Thursday, November 10, 2011
Failing NaNo, Saving Cats
I have a confession to make. It's ten days into NaNoWriMo and I haven't advanced a single word on my new manuscript. I have excuses, of course -- Sierra Godfrey and I are launching a new website design/build business and getting the final site layout and content has taken a lot of time. **SHAMELESS PLUG -- We offer affordable WordPress-based services for authors who want to move off of Blogger or social media and want to move on to their own custom-designed site. And yes, I am totally aware of the irony of this as I post on a Blogger blog.** I've also been swamped with client work, so while my cumulative word count is probably NaNo worthy, it hasn't been applied to fiction.
Thus, EPIC FAIL for NaNo.
However, Sierra did tell me with unbridled enthusiasm about a book that would CHANGE MY LIFE FOREVER. I scoffed at the notion, but I did as she insisted and picked up Save The Cat by Blake Snyder. Apparently, a lot of you have to, and why the hell didn't you tell me before?
If you've made it this far into the whole trying-to-publish realm, chances are you've got your writing chops and it's your storytelling chops that are continuously being refined. Though technically a screenwriting book, Save The Cat can be applied to fiction or narrative non-fiction. Yes, it did change my life. It, as Darth Sidious would say, gave me focus and made my writing stronger.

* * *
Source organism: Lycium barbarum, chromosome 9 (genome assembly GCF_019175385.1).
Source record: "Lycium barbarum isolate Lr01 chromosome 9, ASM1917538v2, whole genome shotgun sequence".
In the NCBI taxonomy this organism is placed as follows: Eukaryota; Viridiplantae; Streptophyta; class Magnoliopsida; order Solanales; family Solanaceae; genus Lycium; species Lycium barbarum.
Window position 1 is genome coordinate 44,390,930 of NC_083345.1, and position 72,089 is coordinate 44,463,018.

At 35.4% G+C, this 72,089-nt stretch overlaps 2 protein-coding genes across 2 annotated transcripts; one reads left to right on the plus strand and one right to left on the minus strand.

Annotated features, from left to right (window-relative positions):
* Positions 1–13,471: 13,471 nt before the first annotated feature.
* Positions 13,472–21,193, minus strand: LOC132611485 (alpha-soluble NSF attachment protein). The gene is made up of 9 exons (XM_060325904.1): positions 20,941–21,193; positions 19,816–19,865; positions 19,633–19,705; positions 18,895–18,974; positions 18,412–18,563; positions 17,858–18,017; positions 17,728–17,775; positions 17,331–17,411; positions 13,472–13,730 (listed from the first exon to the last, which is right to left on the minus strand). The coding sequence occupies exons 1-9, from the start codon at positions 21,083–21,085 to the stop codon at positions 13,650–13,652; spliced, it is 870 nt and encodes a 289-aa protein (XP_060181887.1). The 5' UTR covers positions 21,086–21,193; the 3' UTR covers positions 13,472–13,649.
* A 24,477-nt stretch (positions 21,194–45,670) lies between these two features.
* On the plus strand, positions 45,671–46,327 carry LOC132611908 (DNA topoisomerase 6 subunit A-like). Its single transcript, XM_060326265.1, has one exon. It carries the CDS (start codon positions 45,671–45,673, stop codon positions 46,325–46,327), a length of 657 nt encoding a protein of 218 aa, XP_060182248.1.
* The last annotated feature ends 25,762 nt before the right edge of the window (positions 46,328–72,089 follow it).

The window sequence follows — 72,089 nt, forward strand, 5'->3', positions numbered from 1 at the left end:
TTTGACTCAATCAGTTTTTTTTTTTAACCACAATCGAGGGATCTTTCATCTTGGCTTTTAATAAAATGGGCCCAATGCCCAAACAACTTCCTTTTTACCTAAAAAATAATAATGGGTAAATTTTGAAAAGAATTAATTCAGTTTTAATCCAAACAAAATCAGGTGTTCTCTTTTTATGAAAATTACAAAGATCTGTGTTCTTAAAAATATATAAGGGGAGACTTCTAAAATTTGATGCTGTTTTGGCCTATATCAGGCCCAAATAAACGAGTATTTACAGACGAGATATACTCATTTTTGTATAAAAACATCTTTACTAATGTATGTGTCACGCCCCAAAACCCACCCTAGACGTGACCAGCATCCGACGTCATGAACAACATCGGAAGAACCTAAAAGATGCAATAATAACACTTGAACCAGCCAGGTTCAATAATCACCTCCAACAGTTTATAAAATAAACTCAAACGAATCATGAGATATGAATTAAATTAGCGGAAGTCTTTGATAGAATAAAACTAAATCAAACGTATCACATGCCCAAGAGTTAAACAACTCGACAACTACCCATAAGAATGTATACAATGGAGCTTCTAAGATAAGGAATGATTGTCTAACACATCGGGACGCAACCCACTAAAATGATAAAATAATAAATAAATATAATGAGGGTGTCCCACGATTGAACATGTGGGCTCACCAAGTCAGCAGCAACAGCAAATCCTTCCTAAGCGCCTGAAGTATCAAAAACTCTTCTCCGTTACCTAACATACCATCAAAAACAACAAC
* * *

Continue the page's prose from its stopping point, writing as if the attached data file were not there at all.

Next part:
Since I got the book, I have been applying its lessons to A Question Of Lust by sharpening the focus and restructuring the narrative. I've also decided to shift my 1/1A protaganists, so I have to rebuild the second half of the story. It is a pain in the ass to be sure, but it's probably just as valuable as putting down 10,000 words on an unstructured new manuscript.
Speaking of which, that gets put on the backburner for at least a few weeks, but the Save The Cat tools have at least put me in the direction where I know I can streamline my usual outlining process into something that fits the appropriate storytelling structure.
The second-best part about Save the Cat is when I have it on the couch next to me and my cat Akasha curls up between my butt and the book while I'm typing. She doesn't get irony even though I tried to explain it to her the other night. She does, however, love watching hockey with her dad as seen below.
Seriously, she sits on her little perch and watches games with me. It could be because the white ice and players/puck look like little critters for her to track, but I really think it's because she's subtleties of the game, like a strong down-low cycle.